Unfortunately, in Canada they barely make use of looped facilities. When I went to the provincial courthouse, I was surprised to see that instead of them making use of a looped facility, they instead invested in wearable amplifiers.

I feel as though it’s a forgotten technology here.

I doubt this.

Maybe for quiet environments. But still, your ‘personal loops’ need a power source, no? So, it is not portable solution that you as a HA wearer can bring along with you wherever. Not to mention the size, judging by the pics.

Also, loops they don’t have built in noise filtering, nor microphone automatically focusing on the current speaker, right?

And loops in aids will catch all environmental buzzing as well the moment you turn the program on.

I believe loops are great tech, and suitable for some situations, but I wouldn’t call them equal let alone better of roger select.

Hi – that’s the problem with comparatives – sorry, I should really have emphasized that I was trying to address versatility and cost. But to your questions: 1) Yes, these loops need a power source – either plugged in to the wall or they run for about 6 hours on their charged battery. 2) They are smaller than most purses (8"x8"x2") and weigh less than a pound. Several friends have just used a small tote to take them “on the road” with them – perhaps more familiar strategy for women! 3) It has a built-in microphone, which I would describe as omni-directional. And it has a manual selection switch to turn it or an auxiliary, plugged in, mic on our off, as well as volume control. (

See the attached photo. I add some labels to the loops we lend out for people to test in case their vision is low.) 4) We have also “daisy-chained” 3 mics together to cover a very large room for a very socially-distanced board meeting, some folks as far as 30 feet away from the listener. We practiced good turn taking rather than the mic or person selecting the speaker of the moment. 5) We are looking into overhead “selection” mic systems for our board room, but, again, they are pricey! $5-6K from what I have found. 6) Buzz in people’s telecoils could be a problem depending on a particular location, but we have found that even in electric cars there doesn’t seem to be EMI interference. I would welcome a lot more feedback from folks about this! 7) I don’t know the answer about “noise filtering” other than the range of the built in mic is about 3-4 feet, so ambient background sounds have been a relatively minimal problem reported. [I will ask the company.]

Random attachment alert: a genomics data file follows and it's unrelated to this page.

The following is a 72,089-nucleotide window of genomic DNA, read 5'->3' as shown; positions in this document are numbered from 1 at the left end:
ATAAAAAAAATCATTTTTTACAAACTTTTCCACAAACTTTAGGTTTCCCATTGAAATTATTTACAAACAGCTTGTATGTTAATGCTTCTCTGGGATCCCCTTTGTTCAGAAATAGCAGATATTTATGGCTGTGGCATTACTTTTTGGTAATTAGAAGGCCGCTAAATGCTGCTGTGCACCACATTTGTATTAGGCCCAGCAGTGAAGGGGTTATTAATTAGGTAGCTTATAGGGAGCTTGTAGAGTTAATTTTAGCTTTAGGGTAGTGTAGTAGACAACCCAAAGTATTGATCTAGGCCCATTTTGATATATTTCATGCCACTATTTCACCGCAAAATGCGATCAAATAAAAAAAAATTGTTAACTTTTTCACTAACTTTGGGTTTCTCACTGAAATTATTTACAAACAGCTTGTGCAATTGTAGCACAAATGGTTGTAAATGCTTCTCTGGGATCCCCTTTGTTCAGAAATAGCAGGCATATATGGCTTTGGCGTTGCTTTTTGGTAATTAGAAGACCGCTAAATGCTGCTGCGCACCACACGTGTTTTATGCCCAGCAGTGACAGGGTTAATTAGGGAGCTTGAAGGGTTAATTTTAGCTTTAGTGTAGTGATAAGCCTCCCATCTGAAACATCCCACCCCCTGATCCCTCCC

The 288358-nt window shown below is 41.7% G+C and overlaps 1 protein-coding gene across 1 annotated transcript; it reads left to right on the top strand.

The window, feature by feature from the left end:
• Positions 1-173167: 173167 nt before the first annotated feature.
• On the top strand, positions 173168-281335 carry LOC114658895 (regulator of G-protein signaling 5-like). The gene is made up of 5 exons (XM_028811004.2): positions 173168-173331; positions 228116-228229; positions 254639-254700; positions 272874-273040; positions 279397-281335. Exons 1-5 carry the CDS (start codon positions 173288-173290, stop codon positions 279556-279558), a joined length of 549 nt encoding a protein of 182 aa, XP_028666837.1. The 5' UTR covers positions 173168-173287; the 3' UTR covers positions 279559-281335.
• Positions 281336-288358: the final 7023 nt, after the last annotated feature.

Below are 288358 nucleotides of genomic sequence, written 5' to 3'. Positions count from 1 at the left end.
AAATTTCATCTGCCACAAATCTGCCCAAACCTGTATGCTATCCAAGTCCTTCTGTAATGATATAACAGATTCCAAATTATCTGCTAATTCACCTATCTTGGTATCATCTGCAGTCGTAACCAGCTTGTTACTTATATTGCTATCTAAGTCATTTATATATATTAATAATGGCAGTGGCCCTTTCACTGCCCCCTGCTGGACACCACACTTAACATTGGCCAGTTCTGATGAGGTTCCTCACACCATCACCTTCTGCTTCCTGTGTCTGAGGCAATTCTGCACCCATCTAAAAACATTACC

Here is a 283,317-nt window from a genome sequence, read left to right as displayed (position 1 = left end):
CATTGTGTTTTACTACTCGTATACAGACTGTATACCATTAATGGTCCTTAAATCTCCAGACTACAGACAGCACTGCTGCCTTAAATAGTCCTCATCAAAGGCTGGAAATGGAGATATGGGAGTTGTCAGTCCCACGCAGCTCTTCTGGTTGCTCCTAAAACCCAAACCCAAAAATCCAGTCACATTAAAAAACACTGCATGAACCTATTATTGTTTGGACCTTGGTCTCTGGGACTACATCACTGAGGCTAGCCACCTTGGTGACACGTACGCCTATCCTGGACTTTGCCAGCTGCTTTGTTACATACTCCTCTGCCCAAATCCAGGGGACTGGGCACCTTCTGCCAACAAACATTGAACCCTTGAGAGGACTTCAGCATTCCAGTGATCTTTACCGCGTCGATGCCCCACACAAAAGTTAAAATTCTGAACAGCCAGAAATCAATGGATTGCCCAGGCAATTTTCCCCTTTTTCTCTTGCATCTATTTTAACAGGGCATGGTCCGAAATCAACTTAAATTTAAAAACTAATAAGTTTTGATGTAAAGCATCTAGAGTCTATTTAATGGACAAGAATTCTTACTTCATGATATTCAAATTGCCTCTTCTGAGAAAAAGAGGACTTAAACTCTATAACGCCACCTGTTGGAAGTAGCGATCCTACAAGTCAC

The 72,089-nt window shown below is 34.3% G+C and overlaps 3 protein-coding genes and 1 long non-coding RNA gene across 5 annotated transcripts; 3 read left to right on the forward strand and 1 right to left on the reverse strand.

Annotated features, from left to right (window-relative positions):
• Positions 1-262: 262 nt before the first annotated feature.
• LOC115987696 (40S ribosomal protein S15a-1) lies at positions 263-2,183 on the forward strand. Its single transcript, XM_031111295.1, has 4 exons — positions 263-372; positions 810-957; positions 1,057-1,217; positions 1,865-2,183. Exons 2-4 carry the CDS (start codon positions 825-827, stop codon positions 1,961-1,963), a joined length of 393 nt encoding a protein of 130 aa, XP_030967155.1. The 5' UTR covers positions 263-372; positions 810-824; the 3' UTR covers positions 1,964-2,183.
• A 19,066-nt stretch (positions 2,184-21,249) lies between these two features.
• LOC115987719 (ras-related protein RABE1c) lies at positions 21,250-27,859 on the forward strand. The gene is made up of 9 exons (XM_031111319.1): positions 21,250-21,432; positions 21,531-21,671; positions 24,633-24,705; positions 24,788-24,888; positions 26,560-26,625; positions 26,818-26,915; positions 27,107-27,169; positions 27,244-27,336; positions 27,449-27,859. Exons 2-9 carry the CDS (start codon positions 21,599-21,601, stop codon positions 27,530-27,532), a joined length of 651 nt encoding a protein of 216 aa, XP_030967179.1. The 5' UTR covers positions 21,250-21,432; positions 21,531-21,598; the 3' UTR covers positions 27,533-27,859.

The other aspects of versatility that we like about these is 1) being able to share if more than 1 person uses t-coil; 2) using with computer sound since it is instant and clear; 3) a son keeping a cable plugged into his TV to then plug into his Dad’s loop when he comes over to watch a ballgame, functionally “looping” his own living room for $10. 4) They are a fantastic demonstration and training tool to show anybody how loops work (e.g. non-hearing aid users, store owners, etc.) and for new t-coil users to practice switching their programs.
And I am waiting for a report from the family of a 10-year old boy who is profoundly HOH to whom I lent one of these over the holidays… I told them that I thought it unlikely that he could break it, but I wouldn’t care. I wanted to see what an active kid would use this for!!
Thanks for the questions! Very helpful.

I have buzz in my bedroom and living room (including in the dark, so some cables must be running around me somewhere), the moment I turn the feature on in the aids.
So, yeah, it definitely depends a lot on the environment. I hear that florescent lights in offices are disturbing, but I haven’t tested that yet.

Noise doesn’t stop coming in at 3-4 feet distance if the noise is present. Eg like in the restaurants.

Less than a pound and a size of it, I wouldn’t carry it around to for example doctors and other places where I might be sitting or even not - select works fine when you hold it in the hand. And I hate women bags over hand/shoulder anyway :stuck_out_tongue:

That doesn’t mean it’s not portable if you want to carry it around, I’m just judging from my own perspective and convenience and comparing to the solution I do have (and yes, it’s insanely pricey).

Having own battery sounds good though.
Sharing sound between users is easier with the loop assuming all aid wearers have tcoil option.

About mic and omni - roger select focuses on currently speaking person in one more attempt to filter noise out. Automatically. I was referring to that earlier, in case you’re not familiar with the select.

I do agree with you that loop system should be more promoted, and that it definitely has its place and from what you’ve shared now, it could be dragged around if you want that.
I’d just be more honest in comparison, and say how things really are.

Until I try both in the same environment, I can’t say which one work better for me, so I can judge only by tech specs.
But I am sure that for people who need mics, and can’t afford select, this solution might bring more than aids alone can, even if it doesn’t bring all bells and whistles of the roger mics, any help when struggling to understand someone helps, not to mention that in more calm environments we might even be talking about relaxed listening.

So yeah, preach about this solution, definitely :smiley: I’m glad I know it exists thanks to you!
And it definitely has an advantage of actually being EC powered - because if you need it for static solution - you just plug it in and not worry about recharging.

So who knows, maybe I buy that one day as well, if my needs bring me to it.
After I discovered there’s bunch of gadgets that might help, I’m really keen on using them, not avoiding - every bit of help for understanding someone is appreciated.